The Legislature has provided no other circumstances under which the trial court may refuse to enter judgment on the MSA. If the Legislature had intended to permit the parties to agree to set aside an MSA, which meets all requirements that make the MSA binding, the Legislature could have included such an exception in section 153.0071, but chose not to do so. See ExxonMobil Pipeline Co., 512 S.W.3d at 899 (presuming that the Legislature included each word in the statute for a purpose and that words not included were purposefully omitted). To allow the parties to agree to set aside an irrevocable MSA would render meaningless subsection (e), which provides that "a party is entitled to judgment on the mediated settlement agreement not withstanding Rule 11, Texas Rules of Civil Procedure, or another rule of law." See Pedernal Energy, LLC, 2017 WL 1737920, at *4 (stating that the courts must construe statutes so that no part is surplusage, but so that each word has meaning).

         We conclude that section 153.0071 does not allow the parties to agree to set aside the MSA.

         C. Assuming disputed issues of material fact regarding whether the parties agreed or the judge pronounced from the bench that the MSA was set aside, the statute does not permit the parties to agree or the judge to set aside the MSA.

         Michael asserts that there is at least a fact issue regarding whether the parties agreed to set aside the MSA, which this court cannot address in a mandamus proceeding. See In re Angelini, 186 S.W.3d 558 (Tex. 2006) (orig. proceeding) (stating that an appellate court may not decide disputed fact issues in an original mandamus proceeding). At the March 21, 2017 hearing, Gladys testified that she did not agree to set aside the MSA. Michael presented an excerpt of the reporter's record of the June 8, 2016 hearing conducted by Judge Gaffney where Gladys's former attorney, Stephanie Proffitt, advised Judge Gaffney the parties had agreed to set aside the MSA and that Judge Farr had, in fact, set it aside.

         At the March 21, 2017 hearing and after hearing testimony and argument about whether the MSA had been set aside in 2016, Judge Farr stated,

. . . maybe this is what was said on June 7th, but nobody knows. If the parties came in front of me and said, I want to set aside our MSA, I don't know that I would go, hunky-dunky. I would just kind of go, well, I don't have anything to say about that, you guys either ask for judgment on your MSA or you don't ask for judgment. And if you don't ask for judgment and we kick that can down the road, I'm going to continue as a judge to respond to the affirmative relief that you're asking me for in any other capacity, including temporary orders.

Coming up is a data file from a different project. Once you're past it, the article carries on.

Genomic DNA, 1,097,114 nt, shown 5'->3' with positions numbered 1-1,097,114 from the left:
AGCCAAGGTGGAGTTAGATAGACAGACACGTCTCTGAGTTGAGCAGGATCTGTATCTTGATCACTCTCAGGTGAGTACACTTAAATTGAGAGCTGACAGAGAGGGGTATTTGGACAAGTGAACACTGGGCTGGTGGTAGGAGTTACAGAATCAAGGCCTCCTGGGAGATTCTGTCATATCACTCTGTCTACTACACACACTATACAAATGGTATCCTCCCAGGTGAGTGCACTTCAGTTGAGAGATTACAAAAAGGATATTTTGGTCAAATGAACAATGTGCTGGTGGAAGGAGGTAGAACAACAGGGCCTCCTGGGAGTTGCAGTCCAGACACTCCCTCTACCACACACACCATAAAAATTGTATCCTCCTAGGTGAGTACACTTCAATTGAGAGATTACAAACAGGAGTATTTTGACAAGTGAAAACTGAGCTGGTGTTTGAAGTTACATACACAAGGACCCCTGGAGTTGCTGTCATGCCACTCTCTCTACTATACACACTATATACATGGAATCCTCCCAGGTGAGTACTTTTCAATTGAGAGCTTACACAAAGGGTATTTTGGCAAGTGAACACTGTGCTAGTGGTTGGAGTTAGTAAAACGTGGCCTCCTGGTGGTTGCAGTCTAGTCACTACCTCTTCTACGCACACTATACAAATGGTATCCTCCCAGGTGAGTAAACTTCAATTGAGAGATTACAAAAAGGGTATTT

We need not decide disputed issues of material fact in this mandamus proceeding. Even if Michael and Gladys agreed or the judge pronounced from the bench that the MSA was set aside, as discussed above, the express language of the statute provides that a party is entitled to judgment on an otherwise statutorily compliant MSA "notwithstanding Rule 11, Texas Rules of Civil Procedure, or another rule of law." Tex. Fam. Code Ann. § 153.0071(e). Therefore, the statute does not allow the parties to agree to revoke an MSA that satisfies the requirements of section 153.0071(d), nor does it allow a judge to set aside an MSA in accordance with the parties' agreement.

         D. Gladys did not invite the trial court to make a ruling which she complains about in this original proceeding.

         Michael argues that Gladys is precluded from asking the trial court to make a specific ruling and then complaining about the ruling to the appellate court. Under the invited error doctrine, a party is estopped from challenging a trial court's ruling on appeal if the complaining party requested the specific action taken by the trial court. Tittizer v. Union Gas Corp., 171 S.W.3d 857, 862 (Tex. 2005); see also Gordon v. Gordon, 14-10-01031-CV, 2011 WL 5926723, at *7 (Tex. App.- Houston [14th Dist.] Nov. 29, 2011, no pet.).

         Michael contends that the invited error doctrine applies because before Gladys asked the trial court to enforce the MSA, she agreed to set it aside in June 2016. He also argues that Gladys invited error when she filed a motion for a temporary restraining order and an emergency motion to modify, alleging changed circumstances and asking the trial court to (1) appoint her sole managing conservator; and (2) deny Michael possession of and access to the child. On May 27, 2016, the trial court issued the temporary restraining order. Therefore, Michael posits that Gladys was seeking relief inconsistent with the terms of the MSA, but now she seeks a judgment consistent with the MSA, which would provide Michael with unsupervised possession of and access to the child.

         We reject these arguments because Gladys does not complain about the court's setting aside the MSA or granting the temporary restraining order in 2016. Instead, Gladys complains about the trial court's April 27, 2017 denial of her motion for entry of judgment.

         The dissent argues that the invited error doctrine is to be construed broadly, but cites no cases applying the doctrine to a ruling other than the ruling complained of by the appellant on appeal. Thus, Gladys did not invite error by asking the trial court to enter judgment on the MSA; indeed, as explained above, the court lacked the power to do otherwise. The invited error doctrine is not applicable to this case.[3]

         E. In re Lee does not permit the parties to agree to set aside an MSA.

         Michael argues that the Texas Supreme court in In re Lee left open the possibility that a trial court may properly refuse to enter judgment on an MSA that complies with section 153.0071. In Lee, the court observed that several courts of appeals had addressed the issue of whether section 153.0071 mandates entry of judgment on a statutorily compliant MSA "under any and all circumstances, " including where the MSA was "illegal, " or was "procured by fraud, duress, coercion, or other dishonest means." 411 S.W.3d at 455 n.10. The court, however, declined to address that issue because it was not presented there. Therefore, we do not read Lee as leaving the door open to refuse to enter judgment on a statutorily compliant MSA. As in Lee, there are no allegations here of illegality or of facts that would preclude the formation of an agreement. Cf. In re Kasschau, 11 S.W.3d 305, 314 (Tex. App.-Houston [14th Dist.] ...